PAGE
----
Moral Teachers, Moral Students

wayangOnce again, the public frets about whether children are becoming good people. Both conservative commentators, such as William Bennett (2000), and researchers, such as William Damon (2001), decry a steady rise in greed, delinquency, and disrespect. And once again, the public holds schools largely responsible for remedying these troubles.
“Solutions” abound. Many character education efforts in schools now focus on everything from community service to teaching students virtues, building good habits, rewarding positive behavior, and developing students’ capacity for moral reasoning (Schaps, Schaeffer, & McDonnell, 2001).
There is value in these solutions. Students surely benefit from performing community service, being reminded of important virtues, and practicing good habits.
But we have been wringing our hands and trying these solutions for decades, in some cases for two centuries, without fundamentally changing students’ moral prospects. The moral development of students does not depend primarily on explicit character education efforts but on the maturity and ethical capacities of the adults with whom they interact—especially parents, but also teachers, coaches, and other community adults.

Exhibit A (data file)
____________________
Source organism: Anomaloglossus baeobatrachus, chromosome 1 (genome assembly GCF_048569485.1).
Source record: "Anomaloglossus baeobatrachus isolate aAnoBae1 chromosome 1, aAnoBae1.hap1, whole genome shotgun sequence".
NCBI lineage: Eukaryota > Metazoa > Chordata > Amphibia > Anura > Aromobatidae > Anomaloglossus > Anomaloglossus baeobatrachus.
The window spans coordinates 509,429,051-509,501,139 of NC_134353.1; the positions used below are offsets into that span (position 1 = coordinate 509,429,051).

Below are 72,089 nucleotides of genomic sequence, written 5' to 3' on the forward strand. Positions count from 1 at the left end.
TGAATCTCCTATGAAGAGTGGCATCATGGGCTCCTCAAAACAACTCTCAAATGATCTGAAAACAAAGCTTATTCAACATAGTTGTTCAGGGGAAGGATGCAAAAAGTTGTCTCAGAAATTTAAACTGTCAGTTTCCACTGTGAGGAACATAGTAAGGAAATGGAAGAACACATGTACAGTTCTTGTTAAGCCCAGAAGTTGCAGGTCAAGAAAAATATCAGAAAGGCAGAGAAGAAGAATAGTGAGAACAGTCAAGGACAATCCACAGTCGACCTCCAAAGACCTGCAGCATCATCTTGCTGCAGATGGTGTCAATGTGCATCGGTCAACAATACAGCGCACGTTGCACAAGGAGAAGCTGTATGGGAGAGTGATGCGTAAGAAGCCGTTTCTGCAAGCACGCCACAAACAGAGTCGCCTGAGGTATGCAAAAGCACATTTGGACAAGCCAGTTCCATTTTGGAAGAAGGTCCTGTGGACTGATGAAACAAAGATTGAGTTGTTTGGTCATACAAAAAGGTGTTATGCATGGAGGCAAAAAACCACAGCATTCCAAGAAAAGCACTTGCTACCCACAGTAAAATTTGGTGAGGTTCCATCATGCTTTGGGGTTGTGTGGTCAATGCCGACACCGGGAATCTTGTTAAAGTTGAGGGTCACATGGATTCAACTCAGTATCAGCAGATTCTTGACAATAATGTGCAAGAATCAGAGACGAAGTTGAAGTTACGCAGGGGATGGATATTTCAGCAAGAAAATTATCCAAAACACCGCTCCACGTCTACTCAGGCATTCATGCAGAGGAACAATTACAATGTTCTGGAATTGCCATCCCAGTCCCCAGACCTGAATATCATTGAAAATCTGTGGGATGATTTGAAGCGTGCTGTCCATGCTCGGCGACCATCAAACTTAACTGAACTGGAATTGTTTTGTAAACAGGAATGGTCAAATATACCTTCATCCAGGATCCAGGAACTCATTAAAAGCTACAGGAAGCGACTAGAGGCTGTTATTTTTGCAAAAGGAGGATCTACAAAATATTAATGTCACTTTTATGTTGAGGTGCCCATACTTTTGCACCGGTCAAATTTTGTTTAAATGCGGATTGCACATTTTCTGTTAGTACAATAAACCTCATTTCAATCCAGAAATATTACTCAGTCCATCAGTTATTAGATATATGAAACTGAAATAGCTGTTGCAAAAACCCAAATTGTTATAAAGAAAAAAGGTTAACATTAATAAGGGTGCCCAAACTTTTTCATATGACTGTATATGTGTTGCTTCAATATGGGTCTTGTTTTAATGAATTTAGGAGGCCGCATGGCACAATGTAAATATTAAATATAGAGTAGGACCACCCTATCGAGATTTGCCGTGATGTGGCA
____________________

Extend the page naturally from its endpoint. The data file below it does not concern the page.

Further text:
Educators influence students’ moral development not simply by being good role models—important as that is—but also by what they bring to their relationships with students day to day: their ability to appreciate students’ perspectives and to disentangle them from their own, their ability to admit and learn from moral error, their moral energy and idealism, their generosity, and their ability to help students develop moral thinking without shying away from their own moral authority. That level of influence makes being an adult in a school a profound moral challenge. And it means that we will never greatly improve students’ moral development in schools without taking on the complex task of developing adults’ maturity and ethical capacities. We need to rethink the nature of moral development itself.
                                                                                                                     by : Rick Weissbourd

Leave a Reply

Fill in your details below or click an icon to log in: Logo

You are commenting using your account. Log Out / Change )

Twitter picture

You are commenting using your Twitter account. Log Out / Change )

Facebook photo

You are commenting using your Facebook account. Log Out / Change )

Google+ photo

You are commenting using your Google+ account. Log Out / Change )

Connecting to %s

%d bloggers like this: